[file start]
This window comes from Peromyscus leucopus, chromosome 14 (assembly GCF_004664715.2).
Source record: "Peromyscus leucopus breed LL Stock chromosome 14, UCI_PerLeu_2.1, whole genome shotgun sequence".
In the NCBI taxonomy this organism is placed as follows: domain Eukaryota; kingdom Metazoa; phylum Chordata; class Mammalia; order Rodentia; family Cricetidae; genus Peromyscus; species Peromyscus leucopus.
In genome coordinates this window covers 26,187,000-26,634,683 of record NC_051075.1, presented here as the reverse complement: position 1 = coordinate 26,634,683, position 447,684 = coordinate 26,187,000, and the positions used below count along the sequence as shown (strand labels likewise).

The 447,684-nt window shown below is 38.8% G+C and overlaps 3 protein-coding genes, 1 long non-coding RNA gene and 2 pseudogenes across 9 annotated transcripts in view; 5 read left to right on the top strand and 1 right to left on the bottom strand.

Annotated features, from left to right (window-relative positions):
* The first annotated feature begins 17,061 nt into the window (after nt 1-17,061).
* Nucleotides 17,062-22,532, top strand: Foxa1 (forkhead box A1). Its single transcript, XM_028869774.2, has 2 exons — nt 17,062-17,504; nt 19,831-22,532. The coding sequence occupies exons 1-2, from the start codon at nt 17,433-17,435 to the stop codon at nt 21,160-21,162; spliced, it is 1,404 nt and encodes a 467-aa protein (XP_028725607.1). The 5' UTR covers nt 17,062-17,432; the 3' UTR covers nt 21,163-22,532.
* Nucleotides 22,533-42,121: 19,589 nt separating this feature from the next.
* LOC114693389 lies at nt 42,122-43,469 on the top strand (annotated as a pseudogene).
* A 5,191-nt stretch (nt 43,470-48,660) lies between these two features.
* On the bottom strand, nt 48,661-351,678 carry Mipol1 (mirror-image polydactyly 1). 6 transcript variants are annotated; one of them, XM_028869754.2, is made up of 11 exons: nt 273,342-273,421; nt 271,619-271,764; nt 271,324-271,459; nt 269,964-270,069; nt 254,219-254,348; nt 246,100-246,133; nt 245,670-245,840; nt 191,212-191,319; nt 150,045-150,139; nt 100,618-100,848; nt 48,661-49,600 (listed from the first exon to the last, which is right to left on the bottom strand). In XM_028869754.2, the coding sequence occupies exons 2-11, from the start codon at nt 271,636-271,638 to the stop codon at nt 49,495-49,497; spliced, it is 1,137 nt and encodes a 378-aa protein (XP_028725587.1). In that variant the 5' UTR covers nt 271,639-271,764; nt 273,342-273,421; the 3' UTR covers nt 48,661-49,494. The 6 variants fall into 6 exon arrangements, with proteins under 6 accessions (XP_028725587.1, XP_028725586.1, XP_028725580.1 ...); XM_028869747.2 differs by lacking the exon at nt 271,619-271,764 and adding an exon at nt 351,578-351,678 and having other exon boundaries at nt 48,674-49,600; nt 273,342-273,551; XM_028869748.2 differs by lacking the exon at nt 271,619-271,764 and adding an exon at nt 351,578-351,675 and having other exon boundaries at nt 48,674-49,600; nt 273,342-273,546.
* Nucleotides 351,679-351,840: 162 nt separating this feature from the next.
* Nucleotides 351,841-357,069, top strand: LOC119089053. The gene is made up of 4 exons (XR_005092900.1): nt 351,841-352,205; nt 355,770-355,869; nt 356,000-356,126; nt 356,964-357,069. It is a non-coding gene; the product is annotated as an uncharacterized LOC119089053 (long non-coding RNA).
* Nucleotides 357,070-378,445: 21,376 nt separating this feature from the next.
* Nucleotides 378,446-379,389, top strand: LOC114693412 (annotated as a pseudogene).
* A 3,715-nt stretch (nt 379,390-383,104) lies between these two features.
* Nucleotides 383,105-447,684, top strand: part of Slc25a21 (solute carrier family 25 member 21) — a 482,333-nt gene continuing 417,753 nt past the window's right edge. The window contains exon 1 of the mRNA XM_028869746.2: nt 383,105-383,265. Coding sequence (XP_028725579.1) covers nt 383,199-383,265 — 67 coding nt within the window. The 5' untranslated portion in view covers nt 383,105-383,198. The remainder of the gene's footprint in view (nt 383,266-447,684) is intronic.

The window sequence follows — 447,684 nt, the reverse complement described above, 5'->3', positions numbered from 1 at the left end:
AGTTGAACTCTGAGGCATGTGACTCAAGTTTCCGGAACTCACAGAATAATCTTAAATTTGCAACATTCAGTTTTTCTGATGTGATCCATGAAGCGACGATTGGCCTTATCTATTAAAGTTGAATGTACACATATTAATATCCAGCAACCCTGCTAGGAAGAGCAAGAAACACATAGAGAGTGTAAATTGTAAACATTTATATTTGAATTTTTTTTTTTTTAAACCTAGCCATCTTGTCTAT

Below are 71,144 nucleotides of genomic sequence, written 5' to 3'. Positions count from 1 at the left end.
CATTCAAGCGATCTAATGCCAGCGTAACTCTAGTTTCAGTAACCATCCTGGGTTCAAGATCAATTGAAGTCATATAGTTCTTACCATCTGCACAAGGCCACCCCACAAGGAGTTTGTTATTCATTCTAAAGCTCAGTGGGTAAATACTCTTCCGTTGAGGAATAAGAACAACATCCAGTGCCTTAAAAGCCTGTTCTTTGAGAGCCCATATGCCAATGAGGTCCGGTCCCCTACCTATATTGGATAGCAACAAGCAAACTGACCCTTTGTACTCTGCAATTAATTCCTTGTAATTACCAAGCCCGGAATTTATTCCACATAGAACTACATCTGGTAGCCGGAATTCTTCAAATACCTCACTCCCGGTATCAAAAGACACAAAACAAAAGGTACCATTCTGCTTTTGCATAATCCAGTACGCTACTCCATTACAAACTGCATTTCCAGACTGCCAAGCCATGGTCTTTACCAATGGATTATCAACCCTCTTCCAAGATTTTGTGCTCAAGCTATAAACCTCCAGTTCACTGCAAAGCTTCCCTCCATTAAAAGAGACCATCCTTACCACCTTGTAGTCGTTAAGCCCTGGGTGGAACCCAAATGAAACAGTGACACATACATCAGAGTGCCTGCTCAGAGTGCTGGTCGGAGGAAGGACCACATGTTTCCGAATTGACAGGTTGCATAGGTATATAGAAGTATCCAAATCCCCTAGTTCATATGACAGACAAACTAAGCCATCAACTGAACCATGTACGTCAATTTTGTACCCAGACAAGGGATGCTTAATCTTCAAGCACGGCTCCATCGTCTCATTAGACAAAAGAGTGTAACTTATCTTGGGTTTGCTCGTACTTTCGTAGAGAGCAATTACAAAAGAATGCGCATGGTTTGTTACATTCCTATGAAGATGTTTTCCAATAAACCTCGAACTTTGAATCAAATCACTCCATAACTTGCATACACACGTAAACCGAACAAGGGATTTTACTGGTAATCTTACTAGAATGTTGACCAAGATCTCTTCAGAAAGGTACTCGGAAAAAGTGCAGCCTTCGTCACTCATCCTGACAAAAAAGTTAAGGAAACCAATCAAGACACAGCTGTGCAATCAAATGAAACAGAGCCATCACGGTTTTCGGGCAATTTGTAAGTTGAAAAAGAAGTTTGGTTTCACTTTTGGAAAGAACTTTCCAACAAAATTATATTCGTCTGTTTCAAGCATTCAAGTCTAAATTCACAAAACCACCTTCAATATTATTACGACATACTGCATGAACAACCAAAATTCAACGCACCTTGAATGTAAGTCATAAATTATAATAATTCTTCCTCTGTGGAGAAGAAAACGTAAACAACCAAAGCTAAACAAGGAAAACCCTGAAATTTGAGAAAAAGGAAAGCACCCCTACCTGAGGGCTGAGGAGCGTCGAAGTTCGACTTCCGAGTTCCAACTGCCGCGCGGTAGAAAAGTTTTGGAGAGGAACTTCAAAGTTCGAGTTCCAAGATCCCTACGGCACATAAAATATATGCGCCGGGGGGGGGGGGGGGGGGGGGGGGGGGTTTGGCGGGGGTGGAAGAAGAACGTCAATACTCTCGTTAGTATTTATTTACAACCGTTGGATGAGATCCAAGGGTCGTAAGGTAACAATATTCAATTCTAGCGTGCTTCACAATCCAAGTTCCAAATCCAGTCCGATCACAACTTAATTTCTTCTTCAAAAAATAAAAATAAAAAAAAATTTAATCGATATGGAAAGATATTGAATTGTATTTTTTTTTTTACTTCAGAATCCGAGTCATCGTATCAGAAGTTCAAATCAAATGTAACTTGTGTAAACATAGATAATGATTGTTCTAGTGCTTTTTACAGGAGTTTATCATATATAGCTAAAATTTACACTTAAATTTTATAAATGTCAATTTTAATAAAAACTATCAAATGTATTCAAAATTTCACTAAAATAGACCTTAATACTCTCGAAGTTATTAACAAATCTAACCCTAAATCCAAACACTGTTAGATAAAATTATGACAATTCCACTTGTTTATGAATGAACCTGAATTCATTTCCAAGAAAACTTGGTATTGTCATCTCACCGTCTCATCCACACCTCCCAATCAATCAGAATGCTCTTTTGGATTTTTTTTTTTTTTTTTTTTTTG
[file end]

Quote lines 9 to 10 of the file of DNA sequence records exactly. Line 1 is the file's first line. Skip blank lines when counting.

* Nucleotides 22,533-42,121: 19,589 nt separating this feature from the next.
* LOC114693389 lies at nt 42,122-43,469 on the top strand (annotated as a pseudogene).